For me, writing is a daily routine. It is by far my favorite part of the process. Most of my writing starts at the piano, but this varies widely. I think it’s important to use different instruments as starting points for songwriting, even instruments you’re not so great at. This breaks you out of your normal habits as a writer, and helps you push the boundaries of what you can do. The journey of the listener is always in my mind as I’m writing. Where am I going to take them, and how am I going to get them there? I have a revision heavy process, as that seems to be where my best writing comes from. This helps me get to the core truth beneath my songs, and to figure out what exactly it is I’m trying to say. 

You are a singer songwriter from Arizona how did it all begin for you?

A lot of my early musical experiences came from growing up in the Mormon church, where as kids we had to sing on a weekly basis, sometimes in front of an entire congregation. My first instrument was percussion, then piano, then guitar. I wrote my first song around age 12, and I still remember every word. It was very bad, but I loved it. When I left the Mormon church at around age 17, I began diving further into music and songwriting. It served as the ultimate escape. I hope to provide that same escape for others with my own music.

What were you listening to to begin with?

I grew up on my father’s music. Roxy, Elvis Costello, Johnny Cash, ELO, The Ramones, Queen, The Beautiful South, Billy Joel. I loved modern rock bands like Switchfoot, Maroon 5, My Chemical Romance, Sum 41, Blink-182, The Naked and Famous, Eve 6, Matchbox Twenty, Weezer, and so many more. 

COVID impacted the creative industry in a big way what kept you motivated?

I’m kind of a shut-in as it is. For me, quarantine just meant more time for writing and producing. Although, right before the start of COVID, I had formed a band. We had rehearsed for months getting a killer set together. The day we were supposed to play our first show was the day that shit hit the fan. The guitarist and drummer I was working with have both went on to pursue medical degrees, so I need new bandmates. lol. I used the time to focus more on building on online folllowing. What kept me motivated was retaining the ability to create music, and to continue connecting with people.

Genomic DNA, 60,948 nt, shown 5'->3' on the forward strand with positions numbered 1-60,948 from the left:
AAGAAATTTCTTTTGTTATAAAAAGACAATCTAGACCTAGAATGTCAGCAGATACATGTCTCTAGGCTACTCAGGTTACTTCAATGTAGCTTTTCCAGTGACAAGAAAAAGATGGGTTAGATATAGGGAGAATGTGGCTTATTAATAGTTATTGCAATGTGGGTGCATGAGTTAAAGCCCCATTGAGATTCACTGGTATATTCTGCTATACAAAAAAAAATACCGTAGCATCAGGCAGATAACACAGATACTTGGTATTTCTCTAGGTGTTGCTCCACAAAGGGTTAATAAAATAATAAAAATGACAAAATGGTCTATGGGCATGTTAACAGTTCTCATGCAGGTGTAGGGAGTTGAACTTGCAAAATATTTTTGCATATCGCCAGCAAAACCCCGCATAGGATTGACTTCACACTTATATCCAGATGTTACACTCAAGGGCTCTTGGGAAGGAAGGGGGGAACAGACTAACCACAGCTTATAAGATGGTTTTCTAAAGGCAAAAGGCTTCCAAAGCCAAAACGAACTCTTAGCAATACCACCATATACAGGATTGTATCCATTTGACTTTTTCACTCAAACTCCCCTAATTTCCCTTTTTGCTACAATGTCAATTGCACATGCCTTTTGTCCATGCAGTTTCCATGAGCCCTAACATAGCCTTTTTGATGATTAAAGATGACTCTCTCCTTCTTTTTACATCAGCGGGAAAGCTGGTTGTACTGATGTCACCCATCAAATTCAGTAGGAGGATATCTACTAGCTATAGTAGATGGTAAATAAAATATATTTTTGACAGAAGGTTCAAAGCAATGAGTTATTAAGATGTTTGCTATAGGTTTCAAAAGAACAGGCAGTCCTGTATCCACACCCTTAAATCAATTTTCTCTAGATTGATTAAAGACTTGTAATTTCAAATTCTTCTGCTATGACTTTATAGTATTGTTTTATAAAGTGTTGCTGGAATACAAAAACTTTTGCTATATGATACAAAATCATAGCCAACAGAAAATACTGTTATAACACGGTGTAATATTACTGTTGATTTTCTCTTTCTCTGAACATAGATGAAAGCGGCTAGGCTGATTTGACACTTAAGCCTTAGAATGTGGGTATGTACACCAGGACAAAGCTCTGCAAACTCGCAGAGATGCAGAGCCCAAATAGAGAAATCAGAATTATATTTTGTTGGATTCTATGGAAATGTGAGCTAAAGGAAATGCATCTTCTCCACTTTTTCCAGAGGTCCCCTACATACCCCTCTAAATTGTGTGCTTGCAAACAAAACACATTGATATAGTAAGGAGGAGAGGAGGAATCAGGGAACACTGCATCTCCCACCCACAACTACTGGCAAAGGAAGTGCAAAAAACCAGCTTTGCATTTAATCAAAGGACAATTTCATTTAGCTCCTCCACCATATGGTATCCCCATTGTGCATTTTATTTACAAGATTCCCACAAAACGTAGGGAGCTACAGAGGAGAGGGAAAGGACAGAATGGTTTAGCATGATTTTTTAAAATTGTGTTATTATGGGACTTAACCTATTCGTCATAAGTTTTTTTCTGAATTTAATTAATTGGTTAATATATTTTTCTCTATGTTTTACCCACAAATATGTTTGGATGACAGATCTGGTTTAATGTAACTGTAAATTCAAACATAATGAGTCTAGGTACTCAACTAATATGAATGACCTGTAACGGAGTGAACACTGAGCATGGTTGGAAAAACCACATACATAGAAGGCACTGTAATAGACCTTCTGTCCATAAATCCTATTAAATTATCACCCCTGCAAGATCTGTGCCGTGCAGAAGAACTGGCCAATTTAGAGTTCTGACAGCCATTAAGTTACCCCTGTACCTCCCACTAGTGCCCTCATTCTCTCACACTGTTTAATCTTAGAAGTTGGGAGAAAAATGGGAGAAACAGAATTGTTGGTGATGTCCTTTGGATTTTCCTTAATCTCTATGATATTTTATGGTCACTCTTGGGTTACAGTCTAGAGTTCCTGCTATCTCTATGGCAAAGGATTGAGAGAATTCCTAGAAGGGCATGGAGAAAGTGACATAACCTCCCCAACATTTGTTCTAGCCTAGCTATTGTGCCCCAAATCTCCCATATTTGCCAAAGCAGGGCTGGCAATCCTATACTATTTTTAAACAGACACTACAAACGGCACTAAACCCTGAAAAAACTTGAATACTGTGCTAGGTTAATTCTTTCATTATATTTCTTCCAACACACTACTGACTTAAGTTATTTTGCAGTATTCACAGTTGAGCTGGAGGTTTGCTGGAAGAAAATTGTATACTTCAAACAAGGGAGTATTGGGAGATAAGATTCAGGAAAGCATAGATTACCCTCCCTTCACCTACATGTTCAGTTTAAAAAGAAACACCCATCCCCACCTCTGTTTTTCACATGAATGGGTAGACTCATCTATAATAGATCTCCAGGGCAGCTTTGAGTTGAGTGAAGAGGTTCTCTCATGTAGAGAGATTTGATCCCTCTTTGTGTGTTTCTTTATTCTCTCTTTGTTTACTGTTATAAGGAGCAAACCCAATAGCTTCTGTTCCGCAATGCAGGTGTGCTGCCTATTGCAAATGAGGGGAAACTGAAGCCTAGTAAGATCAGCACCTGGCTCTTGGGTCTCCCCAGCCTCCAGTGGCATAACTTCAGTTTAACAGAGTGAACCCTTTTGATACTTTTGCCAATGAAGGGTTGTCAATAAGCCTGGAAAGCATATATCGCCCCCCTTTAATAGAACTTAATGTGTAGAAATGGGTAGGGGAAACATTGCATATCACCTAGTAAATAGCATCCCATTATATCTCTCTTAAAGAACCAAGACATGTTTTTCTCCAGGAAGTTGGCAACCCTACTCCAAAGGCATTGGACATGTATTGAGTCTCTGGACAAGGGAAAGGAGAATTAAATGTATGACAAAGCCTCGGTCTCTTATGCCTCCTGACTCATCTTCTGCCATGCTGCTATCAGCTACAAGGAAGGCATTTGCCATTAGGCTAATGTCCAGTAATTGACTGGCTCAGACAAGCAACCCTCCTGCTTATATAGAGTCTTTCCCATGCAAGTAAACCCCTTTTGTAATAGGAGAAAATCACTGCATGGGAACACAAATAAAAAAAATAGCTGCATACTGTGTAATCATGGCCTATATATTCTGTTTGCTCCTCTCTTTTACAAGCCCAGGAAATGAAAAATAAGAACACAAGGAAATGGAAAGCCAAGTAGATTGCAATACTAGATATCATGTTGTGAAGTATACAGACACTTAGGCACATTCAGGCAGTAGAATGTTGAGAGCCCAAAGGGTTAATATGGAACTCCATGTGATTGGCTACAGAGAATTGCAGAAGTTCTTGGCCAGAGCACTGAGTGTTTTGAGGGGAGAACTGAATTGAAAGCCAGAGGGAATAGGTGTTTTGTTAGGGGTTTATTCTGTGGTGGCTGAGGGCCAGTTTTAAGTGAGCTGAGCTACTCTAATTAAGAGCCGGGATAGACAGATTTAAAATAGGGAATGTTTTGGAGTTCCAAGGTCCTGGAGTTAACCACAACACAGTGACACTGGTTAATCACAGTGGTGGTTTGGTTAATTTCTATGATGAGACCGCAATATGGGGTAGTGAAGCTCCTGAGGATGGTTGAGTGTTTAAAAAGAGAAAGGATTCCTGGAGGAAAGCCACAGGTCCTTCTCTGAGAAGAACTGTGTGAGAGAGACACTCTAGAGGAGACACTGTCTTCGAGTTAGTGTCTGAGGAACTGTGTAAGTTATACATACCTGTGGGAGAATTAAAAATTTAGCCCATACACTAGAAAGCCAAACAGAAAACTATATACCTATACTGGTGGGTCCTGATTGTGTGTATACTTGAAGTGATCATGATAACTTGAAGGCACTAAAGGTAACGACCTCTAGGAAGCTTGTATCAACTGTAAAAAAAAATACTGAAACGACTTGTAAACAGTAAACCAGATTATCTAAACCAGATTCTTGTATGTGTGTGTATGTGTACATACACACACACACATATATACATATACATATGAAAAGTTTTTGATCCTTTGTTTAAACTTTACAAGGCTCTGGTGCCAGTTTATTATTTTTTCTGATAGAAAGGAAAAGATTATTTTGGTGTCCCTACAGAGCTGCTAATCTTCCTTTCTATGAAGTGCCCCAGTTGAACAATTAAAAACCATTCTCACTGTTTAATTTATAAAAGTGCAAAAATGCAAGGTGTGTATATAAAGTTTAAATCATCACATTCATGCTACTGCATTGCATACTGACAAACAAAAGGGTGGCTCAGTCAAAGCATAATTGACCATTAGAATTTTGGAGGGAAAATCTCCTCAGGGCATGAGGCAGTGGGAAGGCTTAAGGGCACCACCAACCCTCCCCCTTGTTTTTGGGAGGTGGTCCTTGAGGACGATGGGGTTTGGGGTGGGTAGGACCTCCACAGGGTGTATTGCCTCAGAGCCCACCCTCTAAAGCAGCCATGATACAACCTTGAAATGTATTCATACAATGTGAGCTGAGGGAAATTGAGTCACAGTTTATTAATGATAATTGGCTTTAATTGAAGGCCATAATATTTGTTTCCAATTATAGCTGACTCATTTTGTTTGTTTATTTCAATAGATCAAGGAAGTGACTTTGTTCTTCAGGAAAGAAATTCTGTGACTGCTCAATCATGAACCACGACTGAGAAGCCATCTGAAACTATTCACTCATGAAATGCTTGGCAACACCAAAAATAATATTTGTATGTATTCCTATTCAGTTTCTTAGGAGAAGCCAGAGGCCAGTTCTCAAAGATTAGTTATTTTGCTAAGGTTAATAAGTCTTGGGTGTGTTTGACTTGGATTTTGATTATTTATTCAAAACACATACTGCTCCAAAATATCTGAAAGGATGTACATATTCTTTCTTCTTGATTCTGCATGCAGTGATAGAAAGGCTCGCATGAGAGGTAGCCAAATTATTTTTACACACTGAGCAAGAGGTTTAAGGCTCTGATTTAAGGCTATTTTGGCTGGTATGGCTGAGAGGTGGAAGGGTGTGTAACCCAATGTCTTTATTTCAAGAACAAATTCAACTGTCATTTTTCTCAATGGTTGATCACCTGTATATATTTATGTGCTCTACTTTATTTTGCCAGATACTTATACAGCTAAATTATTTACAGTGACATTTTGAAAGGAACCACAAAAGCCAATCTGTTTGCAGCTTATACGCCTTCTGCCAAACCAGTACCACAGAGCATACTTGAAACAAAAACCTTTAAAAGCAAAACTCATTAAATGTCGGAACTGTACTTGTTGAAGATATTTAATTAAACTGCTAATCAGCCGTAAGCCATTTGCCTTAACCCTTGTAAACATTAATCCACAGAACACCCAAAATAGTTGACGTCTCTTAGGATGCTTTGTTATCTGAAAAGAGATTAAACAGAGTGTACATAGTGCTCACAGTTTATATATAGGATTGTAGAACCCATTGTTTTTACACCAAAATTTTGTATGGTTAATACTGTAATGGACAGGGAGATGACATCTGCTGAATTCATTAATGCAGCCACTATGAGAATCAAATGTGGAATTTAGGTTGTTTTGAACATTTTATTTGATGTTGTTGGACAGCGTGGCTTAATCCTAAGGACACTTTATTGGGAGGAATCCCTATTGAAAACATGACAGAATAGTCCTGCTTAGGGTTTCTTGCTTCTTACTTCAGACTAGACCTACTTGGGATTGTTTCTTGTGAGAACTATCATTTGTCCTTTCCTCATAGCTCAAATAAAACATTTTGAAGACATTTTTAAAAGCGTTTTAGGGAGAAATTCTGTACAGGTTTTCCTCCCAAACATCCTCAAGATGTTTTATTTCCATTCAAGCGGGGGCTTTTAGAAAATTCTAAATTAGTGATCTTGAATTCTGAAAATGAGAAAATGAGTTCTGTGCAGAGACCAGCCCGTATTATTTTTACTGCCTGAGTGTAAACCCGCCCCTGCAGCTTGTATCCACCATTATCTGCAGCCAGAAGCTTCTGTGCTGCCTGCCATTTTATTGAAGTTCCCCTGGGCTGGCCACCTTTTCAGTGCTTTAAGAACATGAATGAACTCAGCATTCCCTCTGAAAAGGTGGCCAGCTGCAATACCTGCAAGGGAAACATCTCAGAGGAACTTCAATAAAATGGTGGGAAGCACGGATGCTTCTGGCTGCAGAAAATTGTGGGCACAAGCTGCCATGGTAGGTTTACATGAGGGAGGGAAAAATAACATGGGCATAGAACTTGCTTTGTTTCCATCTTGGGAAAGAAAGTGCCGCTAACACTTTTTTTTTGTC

The last couple of years have been a time to reflect what did you learn about yourself?

I’ve learned that creating music is the only path forward for me. If I don’t give this pursuit everything I have, I will end up a bitter old man with regrets, yelling at kids to get off my lawn. 

Did you pick up any new skills?

In both songwriting, and production, I continue working every day to increase my skillset. Music is a language that requires constant practice to be able to speak fluently.

Living in Hollywood what’s your favourite part of it?

Being surrounded by like minded people, in a place where music is thriving, really sets the tone. I feel I’m in an entirely new place creatively. There’s a healthy competitive aspect to it as well. There’s nothing like seeing others succeed to light a fire under your arse. Also, can’t complain about the weather.

Any recommendations for good music spots?

Not yet. Do you have any for me? Lol

I wish!!!

What are you listening to at the moment?

Rex Orange County, Slim & The Beast, The Kooks, Tennyson, Florence + The Machine, Glass Animals, Tame Impala

What are you looking forward to next?

I’m looking forward to bringing my next song “Ship Wreck” to life in the studio. I’m recording the vocals today, actually! Woohoo!!!! I’m also looking forward to start playing shows here in North Hollywood, the season finale of “Better Call Saul”, and the next episodes of Nathan Fielder’s “The Rehearsal” on HBO. 

Special thanks to Cian G @ Liberty Music PR